In The Nation, Stephen Kearse reviews Exhalation: Stories, a new collection of tales by the celebrated US sci-fi writer Ted Chiang. As Kearse notes, mainstream entertainment’s recent turn towards sci-fi has too often focused on the slick tech and futuristic aesthetics of the genre at the expense of its philosophical and literary concerns. But Chiang’s writing is an antidote to this superficial sci-fi, writes Kearse. It’s exploration of grief, faith, and mortality in beings as diverse as robots, parrots, and humans is sci-fi at its most humane and artistically accomplished. Here’s an excerpt from the review:
Exhalation follows scientists, con artists, merchants, software designers, and even parrots across time, space, and dimensions. This impressive range and Chiang’s visible respect for his characters’ differences have led him to be characterized by some critics as a humanist, but that term fails to capture the ambition on display here. The collection’s title story, for instance, takes place in a universe where metallic beings powered by mechanical lungs learn that the planet they live on is encased in a sealed chamber, meaning the energy that powers them is finite. They had believed that their sky, and thus breathable air, was infinite. Following the second law of thermodynamics (entropy never decreases in a closed system), this revelation portends doom: With the air pressure marching toward a fatal equilibrium between the atmosphere around them and the argon they draw from an underground reservoir that gives them life, it will eventually reach a level at which all airflow and breathing will cease. “It will be the end of pressure, the end of motive power, the end of thought,” the narrator says.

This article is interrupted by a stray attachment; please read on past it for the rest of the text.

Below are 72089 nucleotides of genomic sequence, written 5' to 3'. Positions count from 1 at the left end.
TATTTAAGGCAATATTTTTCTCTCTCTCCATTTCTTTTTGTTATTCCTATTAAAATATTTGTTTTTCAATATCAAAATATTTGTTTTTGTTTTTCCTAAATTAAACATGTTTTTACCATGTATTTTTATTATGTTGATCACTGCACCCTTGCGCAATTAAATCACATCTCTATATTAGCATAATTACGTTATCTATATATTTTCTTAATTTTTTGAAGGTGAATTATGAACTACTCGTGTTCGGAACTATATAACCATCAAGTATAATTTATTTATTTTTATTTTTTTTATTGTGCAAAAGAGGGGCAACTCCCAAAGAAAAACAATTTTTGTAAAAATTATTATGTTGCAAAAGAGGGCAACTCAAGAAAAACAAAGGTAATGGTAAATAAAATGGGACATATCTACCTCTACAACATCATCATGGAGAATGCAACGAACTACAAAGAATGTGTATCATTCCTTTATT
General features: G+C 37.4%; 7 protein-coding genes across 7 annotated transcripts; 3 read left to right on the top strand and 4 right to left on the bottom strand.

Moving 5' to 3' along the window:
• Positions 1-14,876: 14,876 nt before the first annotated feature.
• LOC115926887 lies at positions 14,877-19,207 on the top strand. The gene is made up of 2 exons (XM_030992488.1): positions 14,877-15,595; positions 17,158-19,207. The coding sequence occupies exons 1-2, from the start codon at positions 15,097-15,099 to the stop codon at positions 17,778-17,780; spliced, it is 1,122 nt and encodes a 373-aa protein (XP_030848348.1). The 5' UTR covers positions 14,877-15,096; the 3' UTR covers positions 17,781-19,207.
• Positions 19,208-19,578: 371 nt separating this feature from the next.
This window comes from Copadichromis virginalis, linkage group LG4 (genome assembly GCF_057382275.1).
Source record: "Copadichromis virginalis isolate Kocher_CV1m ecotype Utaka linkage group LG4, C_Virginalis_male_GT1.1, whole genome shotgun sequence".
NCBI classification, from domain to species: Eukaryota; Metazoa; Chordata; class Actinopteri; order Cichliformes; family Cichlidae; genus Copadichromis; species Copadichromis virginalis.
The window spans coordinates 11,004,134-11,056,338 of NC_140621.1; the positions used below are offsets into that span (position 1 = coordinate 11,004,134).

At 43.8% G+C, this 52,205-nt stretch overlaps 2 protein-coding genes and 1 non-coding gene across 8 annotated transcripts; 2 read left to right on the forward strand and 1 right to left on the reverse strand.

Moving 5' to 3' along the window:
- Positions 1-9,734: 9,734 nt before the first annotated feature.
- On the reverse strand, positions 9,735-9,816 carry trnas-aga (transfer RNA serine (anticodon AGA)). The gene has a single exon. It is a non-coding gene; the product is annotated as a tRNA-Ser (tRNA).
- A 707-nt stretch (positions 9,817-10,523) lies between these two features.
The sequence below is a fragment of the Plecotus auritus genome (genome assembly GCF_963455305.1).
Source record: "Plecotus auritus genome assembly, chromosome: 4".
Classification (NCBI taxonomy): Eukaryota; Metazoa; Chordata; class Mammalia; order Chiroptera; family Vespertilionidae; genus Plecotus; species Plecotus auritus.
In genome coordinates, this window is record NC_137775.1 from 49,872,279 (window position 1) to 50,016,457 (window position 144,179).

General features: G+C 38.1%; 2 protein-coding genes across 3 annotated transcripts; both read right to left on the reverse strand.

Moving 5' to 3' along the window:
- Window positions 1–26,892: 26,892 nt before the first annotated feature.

Chiang stages this grave news within a moment of surreal body horror. The narrator, an anatomist, discovers the truth of his universe by dissecting himself and observing the mechanisms of his brain. Recalling that strange moment, he says, “I saw that air does not, as we had always assumed, simply provide power to the engine that realizes our thoughts. Air is in fact the very medium of our thoughts. All that we are is a pattern of air flow.” As he processes this news, he sees his mind contemplating death: “Body locked in a restraining bracket, brain suspended across my laboratory…I could see the leaves of my brain flitting faster from the tumult of my thoughts, which in turn increased my agitation at being so restrained and immobile.” The scene is lurid and disturbing and strikingly inhuman. There’s an intimacy to the image of self-dissection, too, but it’s so foreign, so welded to the narrator’s particular anatomy and circumstances, that it resists becoming a human parable. This isn’t a story about peak oil or climate change; it’s about an irreversible catastrophe as experienced by a wholly alien life-form.
Image by Hidenori Watanave from Japan - Ted Chiang’s “Alchemist’s Gate.” Uploaded by PDTillman, CC BY 2.0. Via Wikimedia Commons.